October is National Physical Therapy Month! Physical therapists are excited about new research which reinforces what we have all suspected; physical activity improves cognitive function and mental activity improves physical function.
Mariel Consagra, a local teacher, discovered this research while assisting her husband, Atty. Charles “Chuck” Consagra, during his recovery from brain surgery two years ago. Chuck has worked hard in physical therapy at our clinic and has had a tremendous recovery, which he credits to his mind – body exercise.
The new research is encouraging for older individuals who report losses in flexibility, strength, and balance that interfere with walking and other simple daily activities. In this population, physical decline is typically accompanied by a mental decline causing difficulty with learning new tasks, following instructions, planning, organizing, multi-tasking, reasoning, and remembering. Safety often becomes an issue. Reduced mental and physical function can eventually impair their ability to live independently requiring extra care from loved ones or placement in an assisted living facility or nursing home.
In our clinic, we have been fortunate to work with a few exceptions to the rule of aging and support the current studies. Some of you may know Gino Mori, MD at age 80 continues to take classes at the University of Scranton while his brother, Hugo Mori, MD at age 77 plays tennis every day. These “elite” elders, and others like them, defy their age and are in surprisingly great shape! Typically, these individuals report daily physical exercise (e.g. walking, dancing, golfing, tennis, skiing, and swimming) as well as regular mental activity (e.g. reading, sculpting, painting, completing crossword puzzles, and playing memory games). Many of these individuals participate in social events, travel with family and friends, continue to work, and volunteer their time for a worthy cause, all of which require physical and mental effort.
Our current “push-button world” with its modern conveniences has caused a real health crisis. Many people live inactive lifestyles which deteriorate their vascular systems and result in a physical and mental decline. Computer games, television shows, and video games contribute to our society’s slothful, stationary lives. What happened to the old “use it or lose it” philosophy?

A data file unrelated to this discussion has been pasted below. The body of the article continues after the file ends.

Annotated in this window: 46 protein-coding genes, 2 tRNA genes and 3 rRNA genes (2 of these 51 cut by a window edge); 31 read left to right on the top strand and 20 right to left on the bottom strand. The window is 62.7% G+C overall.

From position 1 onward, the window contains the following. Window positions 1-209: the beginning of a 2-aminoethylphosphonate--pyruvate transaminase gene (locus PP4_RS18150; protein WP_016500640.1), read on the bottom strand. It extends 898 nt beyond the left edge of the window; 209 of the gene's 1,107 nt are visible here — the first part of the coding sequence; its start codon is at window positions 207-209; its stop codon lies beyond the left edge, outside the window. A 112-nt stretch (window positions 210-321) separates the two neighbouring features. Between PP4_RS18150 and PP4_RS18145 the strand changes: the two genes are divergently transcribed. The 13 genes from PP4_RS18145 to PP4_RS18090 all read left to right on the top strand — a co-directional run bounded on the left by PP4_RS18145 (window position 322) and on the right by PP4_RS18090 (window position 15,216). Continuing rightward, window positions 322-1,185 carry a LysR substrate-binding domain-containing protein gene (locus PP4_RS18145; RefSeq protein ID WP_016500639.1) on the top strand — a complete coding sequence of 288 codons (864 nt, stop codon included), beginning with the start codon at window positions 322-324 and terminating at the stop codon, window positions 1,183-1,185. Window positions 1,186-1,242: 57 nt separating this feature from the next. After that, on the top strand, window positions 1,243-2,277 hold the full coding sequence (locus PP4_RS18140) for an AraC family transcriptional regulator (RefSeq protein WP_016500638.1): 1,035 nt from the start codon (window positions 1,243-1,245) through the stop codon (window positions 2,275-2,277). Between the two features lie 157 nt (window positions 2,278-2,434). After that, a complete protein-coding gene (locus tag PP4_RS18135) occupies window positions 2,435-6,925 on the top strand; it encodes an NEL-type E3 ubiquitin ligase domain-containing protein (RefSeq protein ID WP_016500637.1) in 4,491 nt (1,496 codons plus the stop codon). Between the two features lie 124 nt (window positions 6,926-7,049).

Physical activity improves cognitive function! Inactive individuals are twice as likely to develop dementia for several reasons. Physical exercise not only develops new blood vessels in the brain but also increases blood flow to this essential organ. Exercise that improves the heart’s ability to pump blood (i.e. cardiovascular exercise) also enhances the blood’s ability to carry oxygen. Improved blood flow to the brain promotes energy production and waste removal. People with heart disease and high blood pressure have reduced mental capacities partly due to reduced blood flow to the brain. Physical exercise also stimulates the production of new brain cells, develops more connections between brain cells, and improves the function of the hippocampus, a region of the brain responsible for learning and memory and implicated in Alzheimer’s disease. Moreover, the “excess is best” theory applies: a Canadian study revealed that the more a person exercises the greater the protective benefits for the brain, especially in women.
Mental stimulation enhances physical ability! A fascinating experiment was performed at the Cleveland Clinic in which participants were able to strengthen a muscle by just imagining that they were exercising it! After just 12 weeks, these volunteers demonstrated gains in muscle strength up to 35% and scans of their brains revealed increased activity. Mental exercise also improves physical coordination by reducing deterioration of the basal ganglia, an area of the brain responsible for voluntary movement and implicated in Parkinson’s disease.
Challenging your mind and body- Try Something new! The physical and cognitive decline associated with the aging process is not inevitable and is reversible! At any age, muscles and bones continually remodel and brains constantly adapt, rewire, and develop new connections in response to “exercise”, but challenging your mind and body is the “key” to preventing declines in physical and mental function. Performing a particular activity, mental or physical, on a regular basis causes our bodies and brains to become efficient at that task. This means that our bodies and brains will complete the known task with very little effort and no “learning” will occur. Leave your comfort zone and engage your mind and body by learning something new or doing something different!
The “mind-body connection” demonstrates that “exercising” through “learning” a new task simultaneously benefits your body and brain. Our bodies and minds thrive, especially in older age, when challenged with new experiences and unique situations. Most importantly, practice balance! Learn new activities that “test” your body and try novel tasks that challenge your mind.
CONTRIBUTING AUTHOR: Janet Caputo, PT, DPT, OCS is clinical director of physical therapy at Mackarey & Mackarey Physical Therapy Consultants, LLC in downtown Scranton where she practices orthopedic and neurological physical therapy.
NEXT MONDAY – Read Dr. Paul J. Mackarey “Health & Exercise Forum!” in the Scranton Times-Tribune.
Paul J. Mackarey PT, DHSc, OCS is a Doctor in Health Sciences specializing in orthopaedic and sports physical therapy. Dr. Mackarey is in private practice in Scranton, PA. He is an associate clinical professor of medicine at The Commonwealth Medical College. This article is not intended as a substitute for medical treatment. If you have questions related to your medical condition, please contact your family physician. For further inquires related to this topic email: email@example.com